by Jed Wolf ’13
I have just completed my fourth week of interning at The Energy and Resources Institute (TERI) in New Delhi India. When I arrived at the TERI I was assigned to work in the Climate Change and earth science division, however, I have a growing interest in energy, finance and climate change so in the first few days I spoke with several people in different departments to see with whom and what I wanted work on. I decided to work on a project with Arnab Bose, who holds two masters degrees, one in finance and one in economics and has studied in Amsterdam, Beijing and New York, that focuses on the adaptation finance and real options project.
This project applies methodologies used in finance to climate policy. Options valuation is a financial tool used to hedge against risk when there are uncertainties about future market conditions. A simple example of a financial option (specifically a European call option) is purchasing the right to buy a stock at a price set today, say $100, in one years time. In one year, if the stock price is above the exercise price ($100) then the holder of the option will exercise the option and make profit (market price – $100 – price of the option). However, if the stock price in one year is less than the exercise price the option holder will not exercise the option and simple lose what she paid for the option. In this way the investor does not bear the risk of the stock plummeting but still holds the possibility to profit if it does well. There are a number of different ways to value options (the most widely used in the stock market is called the Black-Scholes method), which are based on a number of different variables including the volatility (variance) of historical stock prices. Options are also used in real life business scenarios such as project planning. These options are known as real options and help managers analyze the value of postponing partial investment until more complete information is available.
Like finance, there are many uncertainties in the conditions of future regional climates and the needs of communities to adapt to these future conditions. Therefore, investing a large sum of capital in one decision that will supposedly reduce the impact of climate disaster in the next 50 years could turn out to be a catastrophe if the investment is put into the wrong project. Therefore, applying adaptation methods that allow for partial initial investment and incremental additional investments can help communities tailor adaptation strategies to the most up to date information.
Adaptation finance can be broken down to the macro and micro level, both of which can use some form of real options valuation to best allocate funds. On the macro level there are a number of different means of obtaining adaptation funds. These are mainly for funds from developed countries to developing countries to be used for climate adaptation (for example, Kyoto protocol Adaptation fund). At present, these funds are based on voluntary actions (for the Adaptation Fund 2% of CDM credits sold and donations) and are neither reliable nor substantial compared to the needs of the developing world. The funds that do exist are supposed to be allocated to the “most vulnerable” communities. However, there is no current standard metric used to identify most vulnerable communities, nor is there a way of comparing the opportunity cost of capital between projects.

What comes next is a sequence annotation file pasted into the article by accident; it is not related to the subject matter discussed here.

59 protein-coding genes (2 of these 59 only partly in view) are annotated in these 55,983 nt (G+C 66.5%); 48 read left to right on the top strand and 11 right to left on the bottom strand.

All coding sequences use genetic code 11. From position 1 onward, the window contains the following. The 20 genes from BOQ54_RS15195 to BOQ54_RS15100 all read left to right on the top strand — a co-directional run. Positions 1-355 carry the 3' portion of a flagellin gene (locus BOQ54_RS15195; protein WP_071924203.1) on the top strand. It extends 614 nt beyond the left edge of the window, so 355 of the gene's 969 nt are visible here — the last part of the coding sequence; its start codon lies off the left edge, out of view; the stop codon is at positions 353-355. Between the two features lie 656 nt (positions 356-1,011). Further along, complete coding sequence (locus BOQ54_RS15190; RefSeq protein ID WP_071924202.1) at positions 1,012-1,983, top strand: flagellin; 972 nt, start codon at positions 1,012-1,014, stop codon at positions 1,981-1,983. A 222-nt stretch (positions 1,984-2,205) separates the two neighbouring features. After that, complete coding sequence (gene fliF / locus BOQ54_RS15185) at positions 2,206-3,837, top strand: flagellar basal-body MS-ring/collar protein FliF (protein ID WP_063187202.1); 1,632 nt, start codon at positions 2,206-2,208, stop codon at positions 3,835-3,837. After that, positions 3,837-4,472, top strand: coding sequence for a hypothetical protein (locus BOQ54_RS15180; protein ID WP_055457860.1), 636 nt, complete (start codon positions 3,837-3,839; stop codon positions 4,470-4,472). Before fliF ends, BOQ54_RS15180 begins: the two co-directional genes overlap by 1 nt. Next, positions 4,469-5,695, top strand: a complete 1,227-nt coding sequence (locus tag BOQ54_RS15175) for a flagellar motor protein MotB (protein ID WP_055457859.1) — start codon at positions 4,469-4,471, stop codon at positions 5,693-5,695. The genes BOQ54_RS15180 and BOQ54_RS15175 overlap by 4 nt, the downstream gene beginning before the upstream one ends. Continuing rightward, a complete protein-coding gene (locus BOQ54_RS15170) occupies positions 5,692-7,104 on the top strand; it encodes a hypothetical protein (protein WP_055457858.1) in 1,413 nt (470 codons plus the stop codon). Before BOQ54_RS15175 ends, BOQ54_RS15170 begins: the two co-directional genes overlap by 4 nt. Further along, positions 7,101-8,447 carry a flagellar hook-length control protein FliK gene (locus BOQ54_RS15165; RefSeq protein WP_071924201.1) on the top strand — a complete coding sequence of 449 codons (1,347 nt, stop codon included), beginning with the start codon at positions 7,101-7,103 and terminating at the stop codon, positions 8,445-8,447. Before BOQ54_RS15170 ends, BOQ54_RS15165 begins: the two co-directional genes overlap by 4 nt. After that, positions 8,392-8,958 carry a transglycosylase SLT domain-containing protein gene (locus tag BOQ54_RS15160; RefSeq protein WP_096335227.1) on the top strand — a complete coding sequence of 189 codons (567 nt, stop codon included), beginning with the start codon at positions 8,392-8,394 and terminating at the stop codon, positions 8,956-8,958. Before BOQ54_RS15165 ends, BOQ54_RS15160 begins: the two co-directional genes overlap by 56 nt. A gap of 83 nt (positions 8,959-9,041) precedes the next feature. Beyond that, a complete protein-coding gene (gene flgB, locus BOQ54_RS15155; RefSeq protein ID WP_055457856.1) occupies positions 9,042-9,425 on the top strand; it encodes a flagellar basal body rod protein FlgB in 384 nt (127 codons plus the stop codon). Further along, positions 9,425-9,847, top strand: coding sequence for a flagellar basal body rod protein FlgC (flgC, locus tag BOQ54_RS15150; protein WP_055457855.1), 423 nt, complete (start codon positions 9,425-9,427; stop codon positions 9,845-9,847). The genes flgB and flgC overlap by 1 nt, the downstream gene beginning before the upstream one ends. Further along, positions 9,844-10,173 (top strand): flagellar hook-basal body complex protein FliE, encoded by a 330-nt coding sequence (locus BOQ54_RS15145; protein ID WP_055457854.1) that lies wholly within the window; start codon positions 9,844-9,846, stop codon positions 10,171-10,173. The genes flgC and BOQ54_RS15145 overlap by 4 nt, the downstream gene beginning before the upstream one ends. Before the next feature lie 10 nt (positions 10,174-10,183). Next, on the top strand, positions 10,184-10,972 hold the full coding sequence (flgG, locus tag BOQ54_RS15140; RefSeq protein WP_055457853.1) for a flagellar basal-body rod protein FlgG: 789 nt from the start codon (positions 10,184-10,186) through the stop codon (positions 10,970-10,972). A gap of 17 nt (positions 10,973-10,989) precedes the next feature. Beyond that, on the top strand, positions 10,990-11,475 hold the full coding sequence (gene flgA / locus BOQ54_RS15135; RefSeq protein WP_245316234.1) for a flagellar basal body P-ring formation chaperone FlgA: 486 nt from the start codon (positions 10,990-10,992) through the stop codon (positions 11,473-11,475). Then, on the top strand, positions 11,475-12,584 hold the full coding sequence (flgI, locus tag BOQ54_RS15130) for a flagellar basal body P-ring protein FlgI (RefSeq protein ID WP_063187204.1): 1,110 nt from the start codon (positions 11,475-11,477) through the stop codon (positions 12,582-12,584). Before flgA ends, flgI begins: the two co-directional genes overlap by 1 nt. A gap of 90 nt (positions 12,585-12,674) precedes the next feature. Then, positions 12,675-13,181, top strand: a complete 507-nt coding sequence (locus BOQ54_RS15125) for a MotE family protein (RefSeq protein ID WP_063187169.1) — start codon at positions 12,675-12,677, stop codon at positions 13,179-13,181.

On the micro level, once funds are available, fund managers must discern the best projects to fund. There are typically two approaches in doing this; one is relies on planning based on risk probabilities for long-term future events (mostly done by developed nations) and the other is based on present or recent historical conditions to make areas more resistant in the present day and near future (typically exercised by at risk developing nations). We then introduce the concept of resilience centers; regional fast response centers that incorporate probabilistic planning with present and historic data to implement site affordable specific adaptation strategies.
This is just a short overview of the work that I have been doing. We just submitted a paper called The Future of Adaptation Finance: methods and perspectives. Which I will share with BCEP once it is published.
In terms of my day-to-day work life, I am unsupervised; sit in the library and research. If I have a question or want to meet with Mr. Bose (which happens about three times a week) I send him an email and we arrange a time to meet. Some days I work from home. The building that I work in (the India Habitat Center) is home to many other international organizations and there are often conferences and events that I can attend if I want to. I attended one on the transportation plan for 2021 in Delhi and another on women’s rights and the need for toilets in rural areas (at both of which I got a free feast of Indian delights). There is also an exclusive gym and pool that I have access to between 1 and 3pm that I sometimes use. My routine consists of ordering pizza, swimming, eating under a shaded canopy by the pool (which is on the top floor of the building) and then sitting in the steam room. All in all I am thoroughly enjoying myself, I am mentally stimulated with cutting edge theories about work that is relevant to my career and I am able to work in my own style.
To read about TERI visit teriin.org.
Feel free to email me with any questions.
For more info about Me in India check out my blog: jedlobo.tumblr.com